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Posted 11 May 2010

Hard to believe, but sometimes even I like to be proven wrong. What did I write in my report on alcohol policies back in February? That come May and the World Health Assembly of the WHO convening in Geneva, the ills of alcohol consumption would dominate headlines around the world.

Well, I was wrong. Thank heavens, our politicians have more urgent matter to deal with than slapping consumers on the wrist for drinking too much booze.

Speaking of booze: it warmed my heart to read that at an election party over in London the host had ice sculptures of naked contestants Cameron and Brown spilling forth vodka which revellers could drink from. This proves to show that even those loaded with money take to drink in times of despair.

It’s now days after the election and Britain still does not have a government. Whoever will eventually govern Britain – Cameron and Clegg or the “anti-dream team” Labour-Lib Dem - is most likely going to make a mess of it.

I shouldn’t sneer. With our ruling coalition losing an important regional election and thus its majority in our second chamber, Germany will probably be ruled by a conciliation committee for years to come. A fine mess we got ourselves into.

And I am not going to discuss Sarkogate – the inquiry started by the Elysee into who spread the rumour about President Sarkozy and wife Bruni both having extramarital affairs.

At least the French have their priorities right and want to talk about sex and cheating instead of the trivia of politics and how France is going to meet its fiscal guidelines.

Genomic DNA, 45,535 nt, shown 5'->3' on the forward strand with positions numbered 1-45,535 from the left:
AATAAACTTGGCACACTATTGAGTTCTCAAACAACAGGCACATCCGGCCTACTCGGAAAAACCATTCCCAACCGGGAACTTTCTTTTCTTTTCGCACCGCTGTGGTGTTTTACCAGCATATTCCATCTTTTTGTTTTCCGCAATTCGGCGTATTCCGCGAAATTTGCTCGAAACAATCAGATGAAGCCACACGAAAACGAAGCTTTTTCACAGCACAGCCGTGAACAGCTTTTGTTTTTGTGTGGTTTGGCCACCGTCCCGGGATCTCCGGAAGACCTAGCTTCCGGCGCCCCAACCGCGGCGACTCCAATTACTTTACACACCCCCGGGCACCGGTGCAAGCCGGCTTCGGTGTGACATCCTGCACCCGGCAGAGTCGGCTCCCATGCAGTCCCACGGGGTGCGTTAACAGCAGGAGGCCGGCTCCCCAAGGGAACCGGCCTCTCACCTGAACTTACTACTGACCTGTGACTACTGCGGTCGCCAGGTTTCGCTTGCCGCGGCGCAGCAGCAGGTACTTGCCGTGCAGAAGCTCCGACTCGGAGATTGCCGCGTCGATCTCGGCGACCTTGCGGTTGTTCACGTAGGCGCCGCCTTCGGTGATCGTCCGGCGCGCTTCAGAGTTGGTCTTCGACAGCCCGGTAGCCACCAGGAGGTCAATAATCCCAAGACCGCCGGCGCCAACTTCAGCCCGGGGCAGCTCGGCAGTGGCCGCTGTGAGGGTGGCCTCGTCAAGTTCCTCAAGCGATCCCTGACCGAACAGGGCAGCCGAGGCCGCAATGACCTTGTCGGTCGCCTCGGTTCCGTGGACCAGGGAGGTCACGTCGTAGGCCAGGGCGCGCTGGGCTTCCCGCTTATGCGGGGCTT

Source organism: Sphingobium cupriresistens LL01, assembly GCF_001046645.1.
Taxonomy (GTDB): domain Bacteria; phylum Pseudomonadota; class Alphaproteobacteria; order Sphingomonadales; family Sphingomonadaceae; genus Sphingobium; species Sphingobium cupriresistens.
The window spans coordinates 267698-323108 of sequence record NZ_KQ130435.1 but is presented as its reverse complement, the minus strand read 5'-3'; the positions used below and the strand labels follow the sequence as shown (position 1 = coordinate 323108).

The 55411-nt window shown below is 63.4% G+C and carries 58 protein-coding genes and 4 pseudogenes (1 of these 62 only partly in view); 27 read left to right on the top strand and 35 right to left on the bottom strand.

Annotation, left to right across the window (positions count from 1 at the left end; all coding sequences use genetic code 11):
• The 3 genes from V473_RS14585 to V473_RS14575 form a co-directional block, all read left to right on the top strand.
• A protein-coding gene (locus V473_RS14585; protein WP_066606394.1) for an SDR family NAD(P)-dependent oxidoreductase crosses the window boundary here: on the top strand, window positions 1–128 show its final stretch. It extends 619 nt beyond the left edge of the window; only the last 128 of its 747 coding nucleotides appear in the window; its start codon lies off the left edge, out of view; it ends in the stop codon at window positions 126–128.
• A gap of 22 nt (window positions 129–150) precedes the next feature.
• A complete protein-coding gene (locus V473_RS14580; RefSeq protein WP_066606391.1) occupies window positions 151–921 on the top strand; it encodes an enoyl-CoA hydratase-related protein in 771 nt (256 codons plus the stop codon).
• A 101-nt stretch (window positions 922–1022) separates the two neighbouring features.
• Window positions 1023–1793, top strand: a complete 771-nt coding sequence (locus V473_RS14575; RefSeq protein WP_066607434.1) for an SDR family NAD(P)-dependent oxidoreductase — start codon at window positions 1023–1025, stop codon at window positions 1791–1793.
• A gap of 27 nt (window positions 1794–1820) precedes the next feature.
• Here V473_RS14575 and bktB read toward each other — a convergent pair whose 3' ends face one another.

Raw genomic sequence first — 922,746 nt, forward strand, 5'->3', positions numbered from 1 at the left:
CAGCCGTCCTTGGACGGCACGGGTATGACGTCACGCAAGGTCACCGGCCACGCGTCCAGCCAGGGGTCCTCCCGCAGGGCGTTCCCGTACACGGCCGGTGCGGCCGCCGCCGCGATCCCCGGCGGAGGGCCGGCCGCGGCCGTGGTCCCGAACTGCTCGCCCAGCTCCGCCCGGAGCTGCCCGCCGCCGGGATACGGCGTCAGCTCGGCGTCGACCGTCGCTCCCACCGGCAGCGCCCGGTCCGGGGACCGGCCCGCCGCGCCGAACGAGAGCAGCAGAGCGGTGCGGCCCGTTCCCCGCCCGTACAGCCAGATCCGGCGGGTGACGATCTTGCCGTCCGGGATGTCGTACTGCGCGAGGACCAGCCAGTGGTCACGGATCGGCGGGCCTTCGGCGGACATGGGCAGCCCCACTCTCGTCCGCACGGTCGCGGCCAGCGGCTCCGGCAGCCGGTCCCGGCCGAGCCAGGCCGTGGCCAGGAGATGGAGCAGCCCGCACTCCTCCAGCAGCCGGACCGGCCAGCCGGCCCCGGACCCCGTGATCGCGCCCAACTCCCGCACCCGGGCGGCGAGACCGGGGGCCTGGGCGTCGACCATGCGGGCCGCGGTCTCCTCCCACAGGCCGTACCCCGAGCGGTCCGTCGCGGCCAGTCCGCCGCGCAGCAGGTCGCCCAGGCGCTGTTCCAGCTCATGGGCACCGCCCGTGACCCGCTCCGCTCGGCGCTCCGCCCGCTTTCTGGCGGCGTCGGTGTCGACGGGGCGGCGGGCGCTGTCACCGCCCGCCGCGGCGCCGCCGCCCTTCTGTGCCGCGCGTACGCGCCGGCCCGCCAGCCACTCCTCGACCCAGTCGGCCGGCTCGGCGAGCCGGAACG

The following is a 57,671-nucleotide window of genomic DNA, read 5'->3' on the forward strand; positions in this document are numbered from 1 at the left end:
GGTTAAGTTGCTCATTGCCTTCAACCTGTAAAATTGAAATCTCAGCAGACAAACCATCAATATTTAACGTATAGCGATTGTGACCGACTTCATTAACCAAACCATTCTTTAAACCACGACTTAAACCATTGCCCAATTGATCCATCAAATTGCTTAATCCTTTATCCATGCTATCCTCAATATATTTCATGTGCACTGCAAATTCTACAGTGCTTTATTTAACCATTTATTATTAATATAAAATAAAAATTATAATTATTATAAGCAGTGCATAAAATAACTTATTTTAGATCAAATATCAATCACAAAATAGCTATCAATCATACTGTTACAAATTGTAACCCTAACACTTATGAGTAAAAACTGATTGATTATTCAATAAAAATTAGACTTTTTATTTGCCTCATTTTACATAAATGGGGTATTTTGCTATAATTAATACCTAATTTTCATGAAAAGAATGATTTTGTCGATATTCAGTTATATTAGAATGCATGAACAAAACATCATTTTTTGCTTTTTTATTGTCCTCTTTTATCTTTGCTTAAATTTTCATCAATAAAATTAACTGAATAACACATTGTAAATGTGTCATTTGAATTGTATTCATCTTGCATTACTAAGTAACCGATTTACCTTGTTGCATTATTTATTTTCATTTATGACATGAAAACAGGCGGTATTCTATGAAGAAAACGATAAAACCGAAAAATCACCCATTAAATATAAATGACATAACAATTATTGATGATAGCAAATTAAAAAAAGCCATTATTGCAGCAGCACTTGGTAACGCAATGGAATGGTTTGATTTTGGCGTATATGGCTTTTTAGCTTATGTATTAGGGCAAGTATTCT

High time for the rest of us to turn to more serious issues like football and the up-coming Football World Cup in South Africa. But we are not allowed to. European Union finance ministers worked late into the night on Mother’s Day (9 May) before coming up with a EUR 750 billion package to prop up the euro and forestall further speculative attacks against the currency.  

The enormous package pushed through on Monday morning became necessary following a week of market uncertainty and the continued freefall of the euro despite a EUR 110 billion bailout package for Greece agreed to by euro zone states at the beginning of the month. Doubt that the Greek bailout would be sufficient was widespread, with many fearing that Portugal and Spain would be the next to require assistance.

Taxpayers, don’t these figures make your heads spin?

I never thought I would be tempted to say this, but had not been for a series of serious crises and crashes - the dodgy mortgage crisis in the U.S., followed by the global credit market crash, the Greek crisis, the Mexican Gulf oil spill, the euro crisis, the Icelandic volcanic ash cloud and the stock market crash (6 May) which may have been triggered by a typo (!) – we would be celebrating the late arrival of spring in Europe sitting outside in our beer gardens enjoying the first al fresco beer of the year and feel guilty.

At least the deepening global economy crisis has put the anti-alcohol campaigners and their temperance hangers-on back in their rightful place. For the time being.

      

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